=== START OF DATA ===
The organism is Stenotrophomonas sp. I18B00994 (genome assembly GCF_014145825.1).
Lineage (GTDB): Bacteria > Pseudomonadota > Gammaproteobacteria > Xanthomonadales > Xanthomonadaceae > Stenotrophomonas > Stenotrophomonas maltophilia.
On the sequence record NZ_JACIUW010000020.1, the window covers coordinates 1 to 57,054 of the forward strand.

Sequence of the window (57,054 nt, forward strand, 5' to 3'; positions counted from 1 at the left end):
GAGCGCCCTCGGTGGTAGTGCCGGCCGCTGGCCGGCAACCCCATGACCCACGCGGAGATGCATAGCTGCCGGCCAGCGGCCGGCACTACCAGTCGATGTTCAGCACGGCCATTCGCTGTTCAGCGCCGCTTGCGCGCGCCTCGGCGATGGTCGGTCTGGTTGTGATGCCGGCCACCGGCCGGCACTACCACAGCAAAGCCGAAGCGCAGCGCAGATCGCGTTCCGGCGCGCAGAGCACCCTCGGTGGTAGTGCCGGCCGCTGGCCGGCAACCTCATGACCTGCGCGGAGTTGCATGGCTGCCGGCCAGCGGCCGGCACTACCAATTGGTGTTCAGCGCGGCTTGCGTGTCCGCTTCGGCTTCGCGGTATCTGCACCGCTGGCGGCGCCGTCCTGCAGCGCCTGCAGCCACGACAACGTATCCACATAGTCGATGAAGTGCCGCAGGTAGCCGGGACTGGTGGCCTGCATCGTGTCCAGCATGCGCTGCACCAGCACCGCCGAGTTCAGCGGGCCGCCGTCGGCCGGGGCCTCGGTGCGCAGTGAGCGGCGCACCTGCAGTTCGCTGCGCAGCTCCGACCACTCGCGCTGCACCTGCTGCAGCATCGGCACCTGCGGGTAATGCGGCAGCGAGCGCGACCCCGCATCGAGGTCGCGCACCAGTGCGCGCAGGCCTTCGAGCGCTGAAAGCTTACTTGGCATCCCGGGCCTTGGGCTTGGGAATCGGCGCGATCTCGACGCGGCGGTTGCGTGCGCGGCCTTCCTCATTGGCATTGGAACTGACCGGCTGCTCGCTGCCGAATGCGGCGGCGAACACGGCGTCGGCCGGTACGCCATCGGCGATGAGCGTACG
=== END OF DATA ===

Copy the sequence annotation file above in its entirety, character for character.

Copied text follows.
The organism is Stenotrophomonas sp. I18B00994 (genome assembly GCF_014145825.1).
Lineage (GTDB): Bacteria > Pseudomonadota > Gammaproteobacteria > Xanthomonadales > Xanthomonadaceae > Stenotrophomonas > Stenotrophomonas maltophilia.
On the sequence record NZ_JACIUW010000020.1, the window covers coordinates 1 to 57,054 of the forward strand.

Sequence of the window (57,054 nt, forward strand, 5' to 3'; positions counted from 1 at the left end):
GAGCGCCCTCGGTGGTAGTGCCGGCCGCTGGCCGGCAACCCCATGACCCACGCGGAGATGCATAGCTGCCGGCCAGCGGCCGGCACTACCAGTCGATGTTCAGCACGGCCATTCGCTGTTCAGCGCCGCTTGCGCGCGCCTCGGCGATGGTCGGTCTGGTTGTGATGCCGGCCACCGGCCGGCACTACCACAGCAAAGCCGAAGCGCAGCGCAGATCGCGTTCCGGCGCGCAGAGCACCCTCGGTGGTAGTGCCGGCCGCTGGCCGGCAACCTCATGACCTGCGCGGAGTTGCATGGCTGCCGGCCAGCGGCCGGCACTACCAATTGGTGTTCAGCGCGGCTTGCGTGTCCGCTTCGGCTTCGCGGTATCTGCACCGCTGGCGGCGCCGTCCTGCAGCGCCTGCAGCCACGACAACGTATCCACATAGTCGATGAAGTGCCGCAGGTAGCCGGGACTGGTGGCCTGCATCGTGTCCAGCATGCGCTGCACCAGCACCGCCGAGTTCAGCGGGCCGCCGTCGGCCGGGGCCTCGGTGCGCAGTGAGCGGCGCACCTGCAGTTCGCTGCGCAGCTCCGACCACTCGCGCTGCACCTGCTGCAGCATCGGCACCTGCGGGTAATGCGGCAGCGAGCGCGACCCCGCATCGAGGTCGCGCACCAGTGCGCGCAGGCCTTCGAGCGCTGAAAGCTTACTTGGCATCCCGGGCCTTGGGCTTGGGAATCGGCGCGATCTCGACGCGGCGGTTGCGTGCGCGGCCTTCCTCATTGGCATTGGAACTGACCGGCTGCTCGCTGCCGAATGCGGCGGCGAACACGGCGTCGGCCGGTACGCCATCGGCGATGAGCGTACG